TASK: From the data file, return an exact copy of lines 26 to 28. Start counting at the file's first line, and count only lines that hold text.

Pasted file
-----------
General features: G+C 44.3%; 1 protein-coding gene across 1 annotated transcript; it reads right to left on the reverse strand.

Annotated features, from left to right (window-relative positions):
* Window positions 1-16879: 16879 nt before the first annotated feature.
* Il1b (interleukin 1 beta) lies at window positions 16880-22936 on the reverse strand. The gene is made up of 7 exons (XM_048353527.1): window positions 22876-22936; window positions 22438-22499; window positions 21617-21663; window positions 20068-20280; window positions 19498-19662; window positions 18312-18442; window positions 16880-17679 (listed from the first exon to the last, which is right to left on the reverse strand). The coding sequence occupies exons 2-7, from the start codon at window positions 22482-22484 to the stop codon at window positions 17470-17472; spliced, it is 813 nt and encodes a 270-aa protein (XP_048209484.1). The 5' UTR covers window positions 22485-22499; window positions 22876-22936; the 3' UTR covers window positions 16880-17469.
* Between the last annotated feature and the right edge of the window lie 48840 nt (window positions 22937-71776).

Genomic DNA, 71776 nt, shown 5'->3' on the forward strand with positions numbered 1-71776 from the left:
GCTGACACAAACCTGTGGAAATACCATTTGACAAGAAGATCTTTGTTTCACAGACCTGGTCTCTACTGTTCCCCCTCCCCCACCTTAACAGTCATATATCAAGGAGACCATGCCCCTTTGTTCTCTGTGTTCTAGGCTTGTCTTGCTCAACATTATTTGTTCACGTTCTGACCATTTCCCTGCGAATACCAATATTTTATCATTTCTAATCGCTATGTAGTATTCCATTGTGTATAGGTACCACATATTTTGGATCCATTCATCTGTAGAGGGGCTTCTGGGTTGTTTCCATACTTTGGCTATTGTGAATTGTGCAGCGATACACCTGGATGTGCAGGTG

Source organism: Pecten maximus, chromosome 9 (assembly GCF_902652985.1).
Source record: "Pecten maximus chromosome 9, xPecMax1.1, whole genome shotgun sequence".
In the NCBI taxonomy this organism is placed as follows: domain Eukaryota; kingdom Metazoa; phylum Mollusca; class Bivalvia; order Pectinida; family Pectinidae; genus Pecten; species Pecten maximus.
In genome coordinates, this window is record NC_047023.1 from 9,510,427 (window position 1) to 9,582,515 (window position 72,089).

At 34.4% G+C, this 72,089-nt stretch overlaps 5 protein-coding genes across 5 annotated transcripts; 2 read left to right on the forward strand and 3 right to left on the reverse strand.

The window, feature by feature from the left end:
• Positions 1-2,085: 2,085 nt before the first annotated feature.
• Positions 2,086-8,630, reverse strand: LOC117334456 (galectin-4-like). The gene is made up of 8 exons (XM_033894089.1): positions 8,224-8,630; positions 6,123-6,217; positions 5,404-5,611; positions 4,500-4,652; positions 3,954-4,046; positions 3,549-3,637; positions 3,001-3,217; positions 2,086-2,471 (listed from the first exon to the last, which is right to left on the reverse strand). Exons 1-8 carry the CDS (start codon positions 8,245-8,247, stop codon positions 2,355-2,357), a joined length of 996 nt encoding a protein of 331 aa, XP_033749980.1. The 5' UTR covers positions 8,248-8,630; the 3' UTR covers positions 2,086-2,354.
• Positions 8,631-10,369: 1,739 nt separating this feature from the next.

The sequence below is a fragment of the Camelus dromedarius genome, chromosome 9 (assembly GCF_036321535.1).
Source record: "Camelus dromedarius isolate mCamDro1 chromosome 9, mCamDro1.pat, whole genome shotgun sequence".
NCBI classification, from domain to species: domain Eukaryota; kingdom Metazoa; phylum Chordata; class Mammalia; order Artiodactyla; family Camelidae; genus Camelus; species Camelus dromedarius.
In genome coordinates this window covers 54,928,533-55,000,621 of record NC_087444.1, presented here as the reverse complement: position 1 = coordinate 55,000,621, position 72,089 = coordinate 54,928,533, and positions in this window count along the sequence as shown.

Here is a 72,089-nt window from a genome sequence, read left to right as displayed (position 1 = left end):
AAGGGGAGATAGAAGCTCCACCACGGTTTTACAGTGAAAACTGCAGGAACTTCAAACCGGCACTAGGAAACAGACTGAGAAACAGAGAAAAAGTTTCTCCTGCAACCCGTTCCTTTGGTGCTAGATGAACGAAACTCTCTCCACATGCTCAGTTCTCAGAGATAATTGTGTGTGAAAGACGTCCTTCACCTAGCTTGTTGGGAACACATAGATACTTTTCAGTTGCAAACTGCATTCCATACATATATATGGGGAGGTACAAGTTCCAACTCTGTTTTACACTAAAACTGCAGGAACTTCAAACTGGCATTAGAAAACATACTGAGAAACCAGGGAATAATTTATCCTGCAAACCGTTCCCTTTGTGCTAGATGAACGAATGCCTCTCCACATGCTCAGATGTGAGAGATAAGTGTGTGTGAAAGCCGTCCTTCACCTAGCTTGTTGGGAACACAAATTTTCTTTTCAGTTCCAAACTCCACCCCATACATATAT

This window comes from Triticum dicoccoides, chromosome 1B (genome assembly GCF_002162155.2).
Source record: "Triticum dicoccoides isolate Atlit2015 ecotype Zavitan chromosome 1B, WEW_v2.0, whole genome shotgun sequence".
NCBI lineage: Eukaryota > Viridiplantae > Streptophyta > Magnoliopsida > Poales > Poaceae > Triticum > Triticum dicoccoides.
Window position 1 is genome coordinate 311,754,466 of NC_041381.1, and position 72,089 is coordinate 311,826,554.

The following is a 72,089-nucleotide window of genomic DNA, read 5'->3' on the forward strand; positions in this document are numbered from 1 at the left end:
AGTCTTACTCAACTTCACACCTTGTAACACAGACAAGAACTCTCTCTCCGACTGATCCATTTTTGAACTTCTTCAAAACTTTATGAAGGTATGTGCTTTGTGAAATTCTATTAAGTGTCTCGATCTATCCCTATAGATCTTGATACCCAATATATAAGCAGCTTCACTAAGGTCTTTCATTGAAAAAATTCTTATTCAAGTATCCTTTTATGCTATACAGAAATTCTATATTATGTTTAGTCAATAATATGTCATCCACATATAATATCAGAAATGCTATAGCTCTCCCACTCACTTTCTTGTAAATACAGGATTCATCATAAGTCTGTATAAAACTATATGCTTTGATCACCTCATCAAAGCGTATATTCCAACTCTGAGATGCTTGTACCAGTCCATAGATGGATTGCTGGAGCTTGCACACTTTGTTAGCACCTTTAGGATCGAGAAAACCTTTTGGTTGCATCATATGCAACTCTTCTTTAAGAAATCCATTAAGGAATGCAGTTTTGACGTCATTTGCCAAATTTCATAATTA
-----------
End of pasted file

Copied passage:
Window position 1 is genome coordinate 311,754,466 of NC_041381.1, and position 72,089 is coordinate 311,826,554.

The following is a 72,089-nucleotide window of genomic DNA, read 5'->3' on the forward strand; positions in this document are numbered from 1 at the left end:
AGTCTTACTCAACTTCACACCTTGTAACACAGACAAGAACTCTCTCTCCGACTGATCCATTTTTGAACTTCTTCAAAACTTTATGAAGGTATGTGCTTTGTGAAATTCTATTAAGTGTCTCGATCTATCCCTATAGATCTTGATACCCAATATATAAGCAGCTTCACTAAGGTCTTTCATTGAAAAAATTCTTATTCAAGTATCCTTTTATGCTATACAGAAATTCTATATTATGTTTAGTCAATAATATGTCATCCACATATAATATCAGAAATGCTATAGCTCTCCCACTCACTTTCTTGTAAATACAGGATTCATCATAAGTCTGTATAAAACTATATGCTTTGATCACCTCATCAAAGCGTATATTCCAACTCTGAGATGCTTGTACCAGTCCATAGATGGATTGCTGGAGCTTGCACACTTTGTTAGCACCTTTAGGATCGAGAAAACCTTTTGGTTGCATCATATGCAACTCTTCTTTAAGAAATCCATTAAGGAATGCAGTTTTGACGTCATTTGCCAAATTTCATAATTA